Taft scores higher on PARCC test than some suburban high schools




by BRIAN NADIG

Taft High School has an average college readiness test score which is higher than several nearby suburban schools, according to Taft principal Mark Grishaber.

"It’s been a good year," Grishaber said during his state of the school address at the May 17 meeting of the Taft High School Local School Council.

In 2015 the number of Taft students who met or exceeded state standards on the Partnership for Assessment of Readiness for College and Careers assessment was 39 percent, which was higher than the average at Niles West, Evanston, Ridgewood and Maine East high schools, Grishaber said. Less than one third of Illinois public high school students who took the test met or exceeded standards.

The PARCC test, which was first administered statewide in 2015, holds students to higher standards than previous assessments, Grishaber said. He said that older tests relied too much on multiple choice questions.

To better meet the needs of Taft students, teachers are being asked to instruct at an accelerated or honors level throughout the curriculum and to adjust for those students need extra assistance, Grishaber said. That philosophy helps raise student expectations, he said.

"I’m getting better kids in here," Grishaber said. "Fifty percent of my freshmen are in the top 25 percentile. I’m getting kids who chose us over a selected enrollment school."

One of the best barometers of success is a student’s performance in algebra, and plans are being made to offer a 3-week summer session for students who struggle in that course, Grishaber said. "If you pass algebra, you pass high school," he said.

Also at the meeting, Grishaber discussed how an improved sports program will benefit Taft. Since Grishaber’s arrival 2 years ago, he has called for upgraded sports facilities and has implemented a sports fee to help pay for uniforms.

Grishaber showed the council pictures from a 10-year-old yearbook in which players on a team were wearing different shirts and shoes. He said that consistency in what players wear leads to better team unity and performance.

"I know how to win city championships," Grishaber, a former assistant principal at Young High School, a perennial power in several sports, said. "You give them the best stuff and show up at all their games."

Studies show that athletes do better academically than other students, and Taft’s coaches should be pursuing the top players at Taft’s feeder schools by attending some of their practices or games, Grishaber said.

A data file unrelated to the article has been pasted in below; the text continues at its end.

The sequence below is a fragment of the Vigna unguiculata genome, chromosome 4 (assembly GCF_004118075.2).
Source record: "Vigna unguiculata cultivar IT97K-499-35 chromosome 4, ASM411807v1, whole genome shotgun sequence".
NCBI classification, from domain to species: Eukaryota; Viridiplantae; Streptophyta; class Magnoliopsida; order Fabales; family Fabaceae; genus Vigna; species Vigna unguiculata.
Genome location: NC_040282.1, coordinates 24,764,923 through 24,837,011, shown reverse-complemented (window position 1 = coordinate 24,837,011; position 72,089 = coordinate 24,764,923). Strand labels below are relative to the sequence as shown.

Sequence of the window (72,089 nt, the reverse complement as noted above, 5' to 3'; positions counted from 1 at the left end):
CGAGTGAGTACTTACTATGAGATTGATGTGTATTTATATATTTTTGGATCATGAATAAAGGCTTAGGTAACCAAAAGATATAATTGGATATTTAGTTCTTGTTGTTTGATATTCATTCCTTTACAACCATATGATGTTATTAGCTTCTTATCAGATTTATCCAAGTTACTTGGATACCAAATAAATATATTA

It also was reported that the number of student misconducts, which includes exhibiting disruptive behavior in the classroom, is at 800 this school year, compared to 3,000 in 2014-15. "Fifty-one students are responsible for 49 percent of all misconducts," Grishaber said.

Two years ago Taft implemented a "restorative justice" policy which focuses more on addressing a behavioral issue than punishing the offender. About 84 percent have Taft’s students have no misconducts this school year.

Grishaber said that teachers are being asked to talk to a student before sending them to the dean’s office, where they spend time away from the classroom. He said that a teacher can handle a situation better than relying on an administrator who may not know the student.

It also was announced that Taft’s projected enrollment for this fall is 3,250, up from 2,900 in 2011.

The number of Taft students is split almost evenly among the four classes, reflecting a decline in Taft’s dropout rate, which is at about 2.7 percent, according to Grishaber. In the early 2000s, the senior class at Taft was about half the size of the freshman class due to high dropout and transfer rates.

Grishaber also reported that he attended a recent meeting of principals at which Chicago Public Schools officials showed a sample 2016-17 school budget, which included a nearly 30 percent decrease in funding for the sample school. "It’s not a viable budget," he said. "You can’t run a school on that budget."

School system officials were scheduled to hold meetings at Taft and at Palmer School on Tuesday, May 24, to discuss budget cuts.

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